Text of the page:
The HDA2 system is considered a Level 2 autonomous feature, similar to Tesla’s Autopilot. The software handles speed and stops in highway driving conditions, and also handles changing to a crossroad, entering a junction, and merging onto a main road automatically when a driver indicates their intent to do so via their turn signal.
The introduction of HDA2 will “minimize intervention by drivers,” according to Hyundai speaking to the Electronic Times. The tech “nears Level 3 on freeways” according to the company, and its introduction will help to achieve the carmaker’s goals of commercializing fully autonomous vehicles for consumers by 2022.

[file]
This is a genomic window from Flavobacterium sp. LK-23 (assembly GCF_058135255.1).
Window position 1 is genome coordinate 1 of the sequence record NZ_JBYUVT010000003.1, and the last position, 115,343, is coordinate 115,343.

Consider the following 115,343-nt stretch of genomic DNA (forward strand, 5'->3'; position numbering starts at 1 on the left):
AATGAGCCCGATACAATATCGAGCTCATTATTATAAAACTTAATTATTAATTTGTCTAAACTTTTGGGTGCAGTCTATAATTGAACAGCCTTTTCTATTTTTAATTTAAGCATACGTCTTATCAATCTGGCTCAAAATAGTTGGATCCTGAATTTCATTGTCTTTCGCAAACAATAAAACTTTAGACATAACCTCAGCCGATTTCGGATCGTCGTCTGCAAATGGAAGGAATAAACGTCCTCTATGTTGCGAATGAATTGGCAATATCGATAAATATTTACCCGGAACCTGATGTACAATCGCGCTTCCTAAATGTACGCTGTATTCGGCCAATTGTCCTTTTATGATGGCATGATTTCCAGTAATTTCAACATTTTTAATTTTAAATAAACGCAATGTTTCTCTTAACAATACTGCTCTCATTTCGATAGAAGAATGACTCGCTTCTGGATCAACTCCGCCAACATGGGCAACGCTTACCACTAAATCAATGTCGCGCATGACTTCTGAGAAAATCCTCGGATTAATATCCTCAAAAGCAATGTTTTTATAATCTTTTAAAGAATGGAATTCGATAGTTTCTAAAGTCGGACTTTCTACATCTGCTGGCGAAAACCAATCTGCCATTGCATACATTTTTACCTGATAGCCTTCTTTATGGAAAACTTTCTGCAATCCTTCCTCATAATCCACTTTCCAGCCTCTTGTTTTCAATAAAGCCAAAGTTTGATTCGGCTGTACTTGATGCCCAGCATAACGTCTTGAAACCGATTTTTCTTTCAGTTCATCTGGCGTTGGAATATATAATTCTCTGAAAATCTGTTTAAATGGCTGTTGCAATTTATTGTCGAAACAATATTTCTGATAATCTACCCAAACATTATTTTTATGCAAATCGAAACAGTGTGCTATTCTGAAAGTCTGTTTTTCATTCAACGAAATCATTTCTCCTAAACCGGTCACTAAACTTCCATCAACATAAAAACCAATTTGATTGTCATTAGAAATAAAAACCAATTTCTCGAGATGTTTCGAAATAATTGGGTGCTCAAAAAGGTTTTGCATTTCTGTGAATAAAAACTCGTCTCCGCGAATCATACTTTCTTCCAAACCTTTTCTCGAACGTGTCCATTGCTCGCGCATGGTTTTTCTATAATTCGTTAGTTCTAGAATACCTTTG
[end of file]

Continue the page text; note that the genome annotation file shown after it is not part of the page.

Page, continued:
Hyundai had self-driving tech on display at CES, and has espoused a lightweight approach in terms of computing and sensor types in favor of detailed maps to keep costs down for consumers.